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  • Writer's pictureMelo Acuna

RCEP, needed this pandemic; more problems than benefits

Hopes aired RCEP would benefit developing member-countries

MANILA – Both the government and leaders of civil society organizations expressed optimism the recently-signed Regional Comprehensive Economic Partnership would provide more benefits than problems to developing countries like the Philippines.

Trade and Industry Asst. Secretary Allan B. Gepty said the agreement was signed by 15 countries, ten of whom are members of the Association of Southeast Asian Nations (ASEAN) and five of its strategic partners last November 15,2020.

“The Philippine Senate will have to ratify the agreement,” he said over Tapatan sa Aristocrat virtual forum earlier today.

Meanwhile, ASEAN Desk head Ms. Denise Cheska C. Enriquez said as soon as the agreement has been ratified by the different countries, it will take effect in one or two years.

However, Joseph Purugganan of the Focus on the Global South-Philippines said after eight years of negotiations, the general public just knew of the Agreement’s provisions after negotiators refused to reveal the details to which Asst. Secretary Gepty said the Supreme Court has ruled in favor of the confidentiality of details subject to negotiations. Purugganan was straight forward in saying different countries will benefit differently from RCEP with due advantage to developed countries like Australia, New Zealand, Japan, South Korea and China.

“Now that we have the Agreement’s text, we can seriously study what the government committed to the partnership. We have to see if we stand to benefit from it and check if we’re right on what we opted to give up,” he said.

However, Asst. Secretary Gepty said it is normal for negotiators to keep the details confidential but they do consult with stakeholders and have always been transparent.

Asked how difficult was it to negotiate, Asst. Secretary Gepty said there’s give and take during negotiations and periodic evaluation will have to be done to weigh the pros and the cons in parties’ respective positions.

Ms. Enriquez said the RCEP is ASEAN-led contrary to earlier notions it is China-led.

The DTI official said ASEAN has a lot of trade agreements with countries like China, Korea, Japan and Australia.

Speaking of bilateral agreements, the Philippines has an FTA with Japan as well as countries like Norway said Ms. Enriquez.

Purugganan said opening the economy has been a practice in the Philippines since the 1980s. He added there’s a backlash against globalization because of the level of inequality widened as the number of billionaires increased.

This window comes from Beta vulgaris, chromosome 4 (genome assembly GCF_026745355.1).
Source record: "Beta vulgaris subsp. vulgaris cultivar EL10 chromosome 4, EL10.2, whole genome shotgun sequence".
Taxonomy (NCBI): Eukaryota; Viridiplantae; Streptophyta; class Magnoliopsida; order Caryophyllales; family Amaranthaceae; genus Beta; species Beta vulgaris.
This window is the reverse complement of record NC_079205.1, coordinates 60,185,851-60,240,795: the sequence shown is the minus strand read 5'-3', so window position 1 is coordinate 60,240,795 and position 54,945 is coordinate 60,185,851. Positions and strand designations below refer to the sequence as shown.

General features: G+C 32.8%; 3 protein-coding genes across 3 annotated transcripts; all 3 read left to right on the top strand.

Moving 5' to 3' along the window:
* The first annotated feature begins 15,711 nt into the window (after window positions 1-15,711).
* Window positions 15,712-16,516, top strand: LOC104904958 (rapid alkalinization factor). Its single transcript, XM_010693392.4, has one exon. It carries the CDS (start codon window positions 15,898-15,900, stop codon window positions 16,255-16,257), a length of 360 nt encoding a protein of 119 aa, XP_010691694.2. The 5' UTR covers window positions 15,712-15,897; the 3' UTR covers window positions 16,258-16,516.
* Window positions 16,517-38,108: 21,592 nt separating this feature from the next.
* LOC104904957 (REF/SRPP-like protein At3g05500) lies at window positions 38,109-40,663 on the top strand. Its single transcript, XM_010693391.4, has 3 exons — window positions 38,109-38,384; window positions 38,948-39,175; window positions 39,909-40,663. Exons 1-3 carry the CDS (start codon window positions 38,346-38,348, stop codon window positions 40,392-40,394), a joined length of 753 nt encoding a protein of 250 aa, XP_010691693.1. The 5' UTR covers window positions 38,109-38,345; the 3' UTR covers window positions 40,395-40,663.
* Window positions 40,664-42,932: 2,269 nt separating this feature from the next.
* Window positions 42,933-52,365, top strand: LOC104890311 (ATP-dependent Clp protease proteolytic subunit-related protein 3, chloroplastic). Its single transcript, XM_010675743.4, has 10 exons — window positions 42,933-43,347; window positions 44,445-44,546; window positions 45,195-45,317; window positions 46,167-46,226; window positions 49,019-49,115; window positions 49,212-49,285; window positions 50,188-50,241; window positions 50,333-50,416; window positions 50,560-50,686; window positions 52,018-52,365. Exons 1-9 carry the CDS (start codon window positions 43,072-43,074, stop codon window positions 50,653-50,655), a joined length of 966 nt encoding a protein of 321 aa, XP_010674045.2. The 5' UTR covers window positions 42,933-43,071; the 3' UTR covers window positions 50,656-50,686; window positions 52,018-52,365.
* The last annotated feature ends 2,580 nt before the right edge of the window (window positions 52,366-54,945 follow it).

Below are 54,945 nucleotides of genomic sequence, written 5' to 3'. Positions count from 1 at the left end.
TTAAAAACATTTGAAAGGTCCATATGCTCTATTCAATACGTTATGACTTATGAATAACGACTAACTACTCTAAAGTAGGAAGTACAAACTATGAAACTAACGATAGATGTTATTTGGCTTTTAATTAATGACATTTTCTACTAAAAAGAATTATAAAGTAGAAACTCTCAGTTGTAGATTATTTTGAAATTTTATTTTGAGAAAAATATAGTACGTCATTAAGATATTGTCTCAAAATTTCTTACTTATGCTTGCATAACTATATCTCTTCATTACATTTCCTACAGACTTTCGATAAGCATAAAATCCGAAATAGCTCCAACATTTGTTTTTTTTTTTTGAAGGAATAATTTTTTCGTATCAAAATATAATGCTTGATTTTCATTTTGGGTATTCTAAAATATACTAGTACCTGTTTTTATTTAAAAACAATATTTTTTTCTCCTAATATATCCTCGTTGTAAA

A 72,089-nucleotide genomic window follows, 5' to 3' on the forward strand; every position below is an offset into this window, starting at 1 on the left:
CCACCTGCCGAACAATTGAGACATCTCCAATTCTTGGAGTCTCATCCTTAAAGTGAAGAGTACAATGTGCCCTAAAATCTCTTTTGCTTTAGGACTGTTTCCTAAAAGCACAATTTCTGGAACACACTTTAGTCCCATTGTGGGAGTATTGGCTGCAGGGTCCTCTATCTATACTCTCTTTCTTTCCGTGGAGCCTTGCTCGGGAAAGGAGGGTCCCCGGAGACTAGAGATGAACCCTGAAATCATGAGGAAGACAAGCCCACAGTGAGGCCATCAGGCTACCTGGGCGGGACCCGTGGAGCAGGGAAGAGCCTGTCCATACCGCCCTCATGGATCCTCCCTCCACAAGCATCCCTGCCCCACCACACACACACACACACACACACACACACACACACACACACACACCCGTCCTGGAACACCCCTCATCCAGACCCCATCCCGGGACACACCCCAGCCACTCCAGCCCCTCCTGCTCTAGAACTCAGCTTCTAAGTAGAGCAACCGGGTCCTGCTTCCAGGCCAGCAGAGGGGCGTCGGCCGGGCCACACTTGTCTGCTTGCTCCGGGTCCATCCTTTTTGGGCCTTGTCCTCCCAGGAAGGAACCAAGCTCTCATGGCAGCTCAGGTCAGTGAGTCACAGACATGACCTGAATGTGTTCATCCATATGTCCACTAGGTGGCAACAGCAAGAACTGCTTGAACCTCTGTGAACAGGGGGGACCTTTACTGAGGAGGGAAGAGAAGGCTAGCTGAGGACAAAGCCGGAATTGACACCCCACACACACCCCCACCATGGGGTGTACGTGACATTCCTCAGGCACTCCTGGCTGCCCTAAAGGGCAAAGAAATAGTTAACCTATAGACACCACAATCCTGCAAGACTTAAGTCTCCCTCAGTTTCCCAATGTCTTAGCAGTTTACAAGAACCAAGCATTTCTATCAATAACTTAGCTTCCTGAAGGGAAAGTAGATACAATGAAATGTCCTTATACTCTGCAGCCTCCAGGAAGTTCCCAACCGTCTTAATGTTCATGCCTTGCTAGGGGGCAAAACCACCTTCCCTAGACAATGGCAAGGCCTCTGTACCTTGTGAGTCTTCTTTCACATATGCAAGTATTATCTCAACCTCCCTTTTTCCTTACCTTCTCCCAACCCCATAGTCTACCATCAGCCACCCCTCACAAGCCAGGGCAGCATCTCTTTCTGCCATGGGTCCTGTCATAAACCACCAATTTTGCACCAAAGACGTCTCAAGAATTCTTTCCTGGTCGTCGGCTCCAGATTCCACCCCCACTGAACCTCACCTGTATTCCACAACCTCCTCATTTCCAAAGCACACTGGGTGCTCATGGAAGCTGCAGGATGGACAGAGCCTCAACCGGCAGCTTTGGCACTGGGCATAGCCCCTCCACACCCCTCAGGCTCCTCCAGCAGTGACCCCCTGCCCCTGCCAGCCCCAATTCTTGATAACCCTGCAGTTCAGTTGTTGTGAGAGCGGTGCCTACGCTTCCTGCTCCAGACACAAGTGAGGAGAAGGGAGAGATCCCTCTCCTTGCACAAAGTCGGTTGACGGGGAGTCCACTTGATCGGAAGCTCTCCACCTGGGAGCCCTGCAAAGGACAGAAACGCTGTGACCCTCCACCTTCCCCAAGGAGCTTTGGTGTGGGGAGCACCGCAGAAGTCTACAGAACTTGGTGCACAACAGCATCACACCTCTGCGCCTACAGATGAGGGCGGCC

He added the RCEP came at a time when the world economy’s reeling from the impact of COVID-19 pandemic and it is indeed “unfortunate that we oblige ourselves to an agreement when the future’s uncertain.” He said there has to be some flexibility.

However, Gepty said RCEP has assured signatories of the free flow of medicines and essential goods preventing more conflict among countries.

“The RCEP came at a time when the world will learn that international trade system is functioning and countries need more economic activities to generate more jobs,” he said.

Describing RCEP as a plurilateral agreement, Professor Eduardo Climaco Tadem said a study revealed the latest partnership will at 0.2 percent to the economies of the member countries by 2030 or ten years from today.

“Free trade for the past 40 years resulted in miniscule benefits,” he said.

“The RCEP will be beneficial in the long run because countries like the Philippines will acquire technology and knowledge,” said DTI’s Denise Cheska Enriquez.

On a pragmatic note, Mr. Purugganan said the Philippines imports more from RCEP countries that what is exported as he called for policy coherence for the country to be an active part of the value chain.

“We should not look at RCEP as panacea to all existing problems because there is a need to further study the provisions,” Purugganan added.

Prof. Tadem said he would rather look at the cost of joining RCEP because he believes its costs would outweigh the benefits. He added although the growth rates among ASEAN countries were significantly high before the onset of the COVId-19 pandemic and socioeconomic concerns have increased. (Melo M. Acuña)

RCEP - a controversial issue. DTI Asst. Secretary Allan B. Gepty, ASEAN Desk Head Denise Cheska C. Enriquez, Focus on the Global South - Philippines' Joseph Purugganan and UP Professor Ed Climaco Tadem shared their views on the issues at hand. (Screen grab from Tapatan sa Aristocrat/Melo M. Acuna)

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